Any sane concert would have left it at that. But, no, the Danes wanted to show us after a second interval what could be done in a near-contemporary masterpiece that does choose, unlike Langgaard, to stitch and develop God's mosaic pieces, as Sibelius once put it. His Fifth Symphony is so difficult to pace. Earlier this year I seemed to be in a minority in finding that the widely praised Osmo Vänskä, halting and highlighting unnecessary details, missed completely the crucial first-movement climax Sibelius took four years, and three versions, to perfect. Dausgaard hit the mark, quivering nervously along the way but surmounting the peak all the more heroically.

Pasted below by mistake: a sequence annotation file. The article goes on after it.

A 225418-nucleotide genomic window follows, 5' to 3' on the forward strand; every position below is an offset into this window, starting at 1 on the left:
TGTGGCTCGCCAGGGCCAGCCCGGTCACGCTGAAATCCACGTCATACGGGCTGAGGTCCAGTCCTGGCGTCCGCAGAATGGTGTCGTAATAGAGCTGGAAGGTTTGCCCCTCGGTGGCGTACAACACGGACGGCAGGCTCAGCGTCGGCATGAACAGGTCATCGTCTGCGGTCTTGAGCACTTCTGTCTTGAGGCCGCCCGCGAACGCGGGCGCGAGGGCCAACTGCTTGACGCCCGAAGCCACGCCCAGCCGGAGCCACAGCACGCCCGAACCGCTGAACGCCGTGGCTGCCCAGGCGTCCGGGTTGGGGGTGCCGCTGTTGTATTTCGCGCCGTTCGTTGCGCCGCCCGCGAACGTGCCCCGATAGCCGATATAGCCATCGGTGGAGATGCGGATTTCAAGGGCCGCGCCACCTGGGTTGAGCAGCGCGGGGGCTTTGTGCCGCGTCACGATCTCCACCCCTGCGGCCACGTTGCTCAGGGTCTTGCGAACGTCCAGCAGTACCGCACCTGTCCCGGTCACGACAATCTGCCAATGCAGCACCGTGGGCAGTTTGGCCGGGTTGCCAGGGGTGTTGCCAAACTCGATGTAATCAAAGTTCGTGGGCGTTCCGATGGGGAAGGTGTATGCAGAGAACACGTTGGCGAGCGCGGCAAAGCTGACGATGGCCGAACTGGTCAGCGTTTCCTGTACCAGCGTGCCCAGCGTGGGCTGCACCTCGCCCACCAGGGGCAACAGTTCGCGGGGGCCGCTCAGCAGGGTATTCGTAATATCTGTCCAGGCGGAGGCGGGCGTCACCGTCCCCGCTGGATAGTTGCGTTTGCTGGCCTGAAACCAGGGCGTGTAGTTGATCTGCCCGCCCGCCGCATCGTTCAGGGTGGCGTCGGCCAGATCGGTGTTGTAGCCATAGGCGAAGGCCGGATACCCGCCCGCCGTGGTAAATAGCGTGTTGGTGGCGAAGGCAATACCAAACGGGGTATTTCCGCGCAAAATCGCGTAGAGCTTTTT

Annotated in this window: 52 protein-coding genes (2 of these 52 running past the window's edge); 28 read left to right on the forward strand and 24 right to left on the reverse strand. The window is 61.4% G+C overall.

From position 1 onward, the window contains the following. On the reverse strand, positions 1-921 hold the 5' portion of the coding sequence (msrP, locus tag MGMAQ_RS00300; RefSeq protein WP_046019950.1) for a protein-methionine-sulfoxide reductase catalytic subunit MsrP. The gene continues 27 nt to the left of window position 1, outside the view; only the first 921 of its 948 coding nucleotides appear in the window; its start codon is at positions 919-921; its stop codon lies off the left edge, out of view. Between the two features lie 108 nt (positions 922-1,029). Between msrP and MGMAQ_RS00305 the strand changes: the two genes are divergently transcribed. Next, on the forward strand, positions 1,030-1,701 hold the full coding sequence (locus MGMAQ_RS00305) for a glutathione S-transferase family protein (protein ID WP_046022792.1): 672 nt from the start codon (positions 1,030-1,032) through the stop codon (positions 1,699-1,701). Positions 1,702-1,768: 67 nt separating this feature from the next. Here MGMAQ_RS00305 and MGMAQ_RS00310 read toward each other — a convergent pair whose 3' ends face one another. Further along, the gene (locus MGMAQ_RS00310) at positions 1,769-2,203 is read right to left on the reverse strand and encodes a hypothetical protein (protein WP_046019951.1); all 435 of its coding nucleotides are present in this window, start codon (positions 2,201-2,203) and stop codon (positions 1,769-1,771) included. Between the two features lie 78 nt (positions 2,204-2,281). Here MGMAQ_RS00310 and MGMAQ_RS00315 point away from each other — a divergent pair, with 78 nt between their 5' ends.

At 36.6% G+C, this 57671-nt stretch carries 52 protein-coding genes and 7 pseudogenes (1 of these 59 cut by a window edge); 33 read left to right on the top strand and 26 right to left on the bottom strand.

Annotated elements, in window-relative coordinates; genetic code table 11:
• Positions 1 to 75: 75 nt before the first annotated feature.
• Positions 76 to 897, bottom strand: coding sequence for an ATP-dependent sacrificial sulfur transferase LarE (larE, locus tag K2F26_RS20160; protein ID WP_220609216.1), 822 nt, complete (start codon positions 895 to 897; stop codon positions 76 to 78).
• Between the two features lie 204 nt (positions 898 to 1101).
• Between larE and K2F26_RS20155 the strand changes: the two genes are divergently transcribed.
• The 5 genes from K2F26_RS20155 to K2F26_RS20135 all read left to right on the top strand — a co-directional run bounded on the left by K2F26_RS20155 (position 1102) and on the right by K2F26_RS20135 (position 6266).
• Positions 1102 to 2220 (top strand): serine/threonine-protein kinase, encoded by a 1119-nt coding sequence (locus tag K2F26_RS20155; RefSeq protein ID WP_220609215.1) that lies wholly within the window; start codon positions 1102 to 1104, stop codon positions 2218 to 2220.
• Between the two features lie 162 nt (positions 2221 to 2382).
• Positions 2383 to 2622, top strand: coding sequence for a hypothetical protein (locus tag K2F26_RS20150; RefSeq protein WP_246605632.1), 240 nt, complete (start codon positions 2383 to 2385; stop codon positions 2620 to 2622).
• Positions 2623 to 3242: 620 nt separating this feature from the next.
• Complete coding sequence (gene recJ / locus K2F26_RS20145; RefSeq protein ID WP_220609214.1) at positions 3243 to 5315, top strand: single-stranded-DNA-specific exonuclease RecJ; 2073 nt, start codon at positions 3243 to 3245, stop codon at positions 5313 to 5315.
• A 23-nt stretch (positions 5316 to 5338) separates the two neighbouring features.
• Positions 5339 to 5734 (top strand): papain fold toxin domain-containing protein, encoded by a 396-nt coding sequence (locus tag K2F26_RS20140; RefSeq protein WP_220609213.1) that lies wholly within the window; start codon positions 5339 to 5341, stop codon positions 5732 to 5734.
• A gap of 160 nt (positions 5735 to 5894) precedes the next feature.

In the oddest of intermezzos, Danish brass and pizzicato strings highlighted the gulf between the human song that wants to emerge and the implacable tread of time. And the finale, though it threatened to implode from all that volatility, again reached its goal via truly awesome dissonances, the trumpets bringing vividly to life the cries of Sibelius's beloved wild swans before leading us towards the still-shocking masses and voids of the last chords and gaps. And I could hardly believe my ears when Dausgaard conducted as encore my favourite Sibelius miniature, the tripping, less-than-a-minute clarinets-and-strings arrangement of "Where the bee sucks" from the composer's late, great Tempest music. Danish prankster Lumbye's Champagne Galop - not J Strauss arranged by Shostakovich as I originally misguessed - allowed the DNSO xylophonist a virtuoso turn (it was his presence that made me plump for Shostakovich's hand), and brought an already ecstatic full house down. Bring back this team, please, for more Sibelius, Nielsen and Langgaard symphonies.